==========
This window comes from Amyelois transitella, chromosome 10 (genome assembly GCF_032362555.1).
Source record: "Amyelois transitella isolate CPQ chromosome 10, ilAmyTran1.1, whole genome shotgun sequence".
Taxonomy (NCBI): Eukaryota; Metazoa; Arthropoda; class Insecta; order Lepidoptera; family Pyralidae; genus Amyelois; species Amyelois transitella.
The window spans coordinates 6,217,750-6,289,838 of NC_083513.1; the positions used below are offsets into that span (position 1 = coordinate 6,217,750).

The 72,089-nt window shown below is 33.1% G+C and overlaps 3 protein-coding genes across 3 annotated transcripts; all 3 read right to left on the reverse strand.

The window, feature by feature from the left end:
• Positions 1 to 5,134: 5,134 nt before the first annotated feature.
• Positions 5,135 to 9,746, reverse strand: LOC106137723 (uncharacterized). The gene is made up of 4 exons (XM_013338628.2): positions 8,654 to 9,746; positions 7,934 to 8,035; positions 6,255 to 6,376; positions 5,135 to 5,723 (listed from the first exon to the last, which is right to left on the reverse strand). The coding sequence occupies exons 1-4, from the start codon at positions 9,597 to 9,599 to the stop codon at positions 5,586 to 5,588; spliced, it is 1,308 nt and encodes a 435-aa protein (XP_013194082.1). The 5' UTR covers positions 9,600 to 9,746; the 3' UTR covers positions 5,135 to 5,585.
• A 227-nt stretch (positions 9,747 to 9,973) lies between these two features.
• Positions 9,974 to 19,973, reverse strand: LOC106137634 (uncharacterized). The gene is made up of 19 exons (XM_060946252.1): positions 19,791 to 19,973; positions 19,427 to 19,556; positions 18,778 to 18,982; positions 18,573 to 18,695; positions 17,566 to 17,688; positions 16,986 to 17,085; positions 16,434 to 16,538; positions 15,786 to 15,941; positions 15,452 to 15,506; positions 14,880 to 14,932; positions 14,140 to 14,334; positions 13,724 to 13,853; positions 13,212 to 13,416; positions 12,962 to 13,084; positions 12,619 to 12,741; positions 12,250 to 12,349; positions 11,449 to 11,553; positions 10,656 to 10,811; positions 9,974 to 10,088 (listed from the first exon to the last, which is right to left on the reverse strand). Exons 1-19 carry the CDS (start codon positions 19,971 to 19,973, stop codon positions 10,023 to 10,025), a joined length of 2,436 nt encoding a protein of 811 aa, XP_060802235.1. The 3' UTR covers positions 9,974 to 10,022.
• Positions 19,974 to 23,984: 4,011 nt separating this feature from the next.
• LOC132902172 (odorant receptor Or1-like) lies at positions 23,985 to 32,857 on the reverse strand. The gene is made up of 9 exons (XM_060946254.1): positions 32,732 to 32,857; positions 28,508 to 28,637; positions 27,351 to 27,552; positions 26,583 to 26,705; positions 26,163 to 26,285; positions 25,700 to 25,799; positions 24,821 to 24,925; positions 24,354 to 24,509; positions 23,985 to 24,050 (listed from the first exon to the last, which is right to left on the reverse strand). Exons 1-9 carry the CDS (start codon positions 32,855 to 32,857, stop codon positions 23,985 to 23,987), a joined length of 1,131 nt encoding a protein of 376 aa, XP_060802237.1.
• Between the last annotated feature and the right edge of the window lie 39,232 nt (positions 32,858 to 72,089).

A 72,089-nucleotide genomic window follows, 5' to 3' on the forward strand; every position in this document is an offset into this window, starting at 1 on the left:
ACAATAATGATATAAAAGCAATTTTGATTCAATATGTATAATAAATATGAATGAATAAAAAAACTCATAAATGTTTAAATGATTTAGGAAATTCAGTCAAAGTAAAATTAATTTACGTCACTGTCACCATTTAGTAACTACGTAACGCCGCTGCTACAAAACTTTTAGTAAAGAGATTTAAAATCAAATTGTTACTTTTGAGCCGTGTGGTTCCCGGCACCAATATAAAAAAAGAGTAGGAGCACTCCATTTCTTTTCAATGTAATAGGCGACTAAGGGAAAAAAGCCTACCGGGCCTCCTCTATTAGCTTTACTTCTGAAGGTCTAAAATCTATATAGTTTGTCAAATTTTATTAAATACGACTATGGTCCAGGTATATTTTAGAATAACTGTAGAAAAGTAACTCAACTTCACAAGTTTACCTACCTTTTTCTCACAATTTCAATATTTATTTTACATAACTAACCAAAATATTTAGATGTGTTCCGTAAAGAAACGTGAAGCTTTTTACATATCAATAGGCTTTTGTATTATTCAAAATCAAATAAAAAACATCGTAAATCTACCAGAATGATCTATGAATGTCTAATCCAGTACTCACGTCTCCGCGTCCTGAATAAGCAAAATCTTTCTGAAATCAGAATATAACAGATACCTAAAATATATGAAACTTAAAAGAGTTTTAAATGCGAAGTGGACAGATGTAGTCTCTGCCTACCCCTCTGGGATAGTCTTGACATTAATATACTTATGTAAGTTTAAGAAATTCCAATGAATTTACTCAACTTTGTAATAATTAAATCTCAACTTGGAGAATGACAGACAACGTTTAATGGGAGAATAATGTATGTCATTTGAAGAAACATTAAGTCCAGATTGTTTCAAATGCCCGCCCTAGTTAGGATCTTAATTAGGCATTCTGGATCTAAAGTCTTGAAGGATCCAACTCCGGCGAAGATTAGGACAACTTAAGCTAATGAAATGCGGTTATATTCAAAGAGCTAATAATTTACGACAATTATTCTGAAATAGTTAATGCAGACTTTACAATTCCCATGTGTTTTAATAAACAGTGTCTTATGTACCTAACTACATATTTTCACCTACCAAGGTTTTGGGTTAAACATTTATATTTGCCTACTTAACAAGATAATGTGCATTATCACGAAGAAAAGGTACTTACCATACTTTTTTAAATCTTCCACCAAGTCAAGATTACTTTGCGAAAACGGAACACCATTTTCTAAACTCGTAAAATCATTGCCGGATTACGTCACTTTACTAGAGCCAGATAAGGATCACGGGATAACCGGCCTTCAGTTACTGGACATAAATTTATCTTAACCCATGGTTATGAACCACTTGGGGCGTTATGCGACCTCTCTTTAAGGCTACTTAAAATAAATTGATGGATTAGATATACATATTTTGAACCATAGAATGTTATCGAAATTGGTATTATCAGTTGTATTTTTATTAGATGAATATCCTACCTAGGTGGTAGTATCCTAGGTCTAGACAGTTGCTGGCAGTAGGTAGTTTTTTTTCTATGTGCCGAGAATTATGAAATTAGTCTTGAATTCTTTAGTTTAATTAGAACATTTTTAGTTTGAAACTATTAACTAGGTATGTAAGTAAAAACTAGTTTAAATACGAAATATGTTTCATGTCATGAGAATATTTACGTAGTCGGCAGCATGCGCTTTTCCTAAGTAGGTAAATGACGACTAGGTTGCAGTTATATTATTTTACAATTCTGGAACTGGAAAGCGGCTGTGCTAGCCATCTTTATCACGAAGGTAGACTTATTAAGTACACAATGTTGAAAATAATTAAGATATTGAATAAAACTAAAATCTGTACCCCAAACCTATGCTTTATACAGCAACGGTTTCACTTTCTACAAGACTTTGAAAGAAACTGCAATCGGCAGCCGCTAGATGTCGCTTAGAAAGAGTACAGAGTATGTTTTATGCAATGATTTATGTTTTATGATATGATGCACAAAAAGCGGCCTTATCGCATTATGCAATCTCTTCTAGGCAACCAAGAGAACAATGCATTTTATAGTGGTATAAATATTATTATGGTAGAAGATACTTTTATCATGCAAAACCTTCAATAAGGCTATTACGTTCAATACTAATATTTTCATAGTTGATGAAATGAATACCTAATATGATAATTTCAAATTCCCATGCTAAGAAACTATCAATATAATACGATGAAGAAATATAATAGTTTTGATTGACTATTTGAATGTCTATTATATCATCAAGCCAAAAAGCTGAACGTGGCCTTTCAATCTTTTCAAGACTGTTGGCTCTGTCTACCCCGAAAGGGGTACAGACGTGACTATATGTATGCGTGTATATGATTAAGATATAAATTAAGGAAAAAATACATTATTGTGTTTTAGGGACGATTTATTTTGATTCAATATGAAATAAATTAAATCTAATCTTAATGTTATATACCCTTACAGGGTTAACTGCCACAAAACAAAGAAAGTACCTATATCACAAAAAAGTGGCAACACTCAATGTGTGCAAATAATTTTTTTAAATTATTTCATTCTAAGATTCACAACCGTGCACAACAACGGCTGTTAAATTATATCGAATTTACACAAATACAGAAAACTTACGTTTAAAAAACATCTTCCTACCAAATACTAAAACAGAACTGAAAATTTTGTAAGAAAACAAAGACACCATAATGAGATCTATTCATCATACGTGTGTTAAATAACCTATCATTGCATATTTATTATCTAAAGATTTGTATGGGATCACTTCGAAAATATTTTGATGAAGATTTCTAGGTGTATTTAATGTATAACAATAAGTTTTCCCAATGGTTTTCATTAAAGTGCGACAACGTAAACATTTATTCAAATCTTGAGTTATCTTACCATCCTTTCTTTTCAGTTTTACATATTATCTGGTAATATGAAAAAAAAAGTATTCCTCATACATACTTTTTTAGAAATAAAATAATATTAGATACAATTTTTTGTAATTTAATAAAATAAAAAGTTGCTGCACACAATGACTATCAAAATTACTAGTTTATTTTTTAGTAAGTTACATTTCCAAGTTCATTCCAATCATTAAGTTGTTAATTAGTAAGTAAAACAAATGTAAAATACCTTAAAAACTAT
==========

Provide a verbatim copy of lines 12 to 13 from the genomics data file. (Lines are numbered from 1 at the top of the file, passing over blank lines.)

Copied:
• LOC132902172 (odorant receptor Or1-like) lies at positions 23,985 to 32,857 on the reverse strand. The gene is made up of 9 exons (XM_060946254.1): positions 32,732 to 32,857; positions 28,508 to 28,637; positions 27,351 to 27,552; positions 26,583 to 26,705; positions 26,163 to 26,285; positions 25,700 to 25,799; positions 24,821 to 24,925; positions 24,354 to 24,509; positions 23,985 to 24,050 (listed from the first exon to the last, which is right to left on the reverse strand). Exons 1-9 carry the CDS (start codon positions 32,855 to 32,857, stop codon positions 23,985 to 23,987), a joined length of 1,131 nt encoding a protein of 376 aa, XP_060802237.1.
• Between the last annotated feature and the right edge of the window lie 39,232 nt (positions 32,858 to 72,089).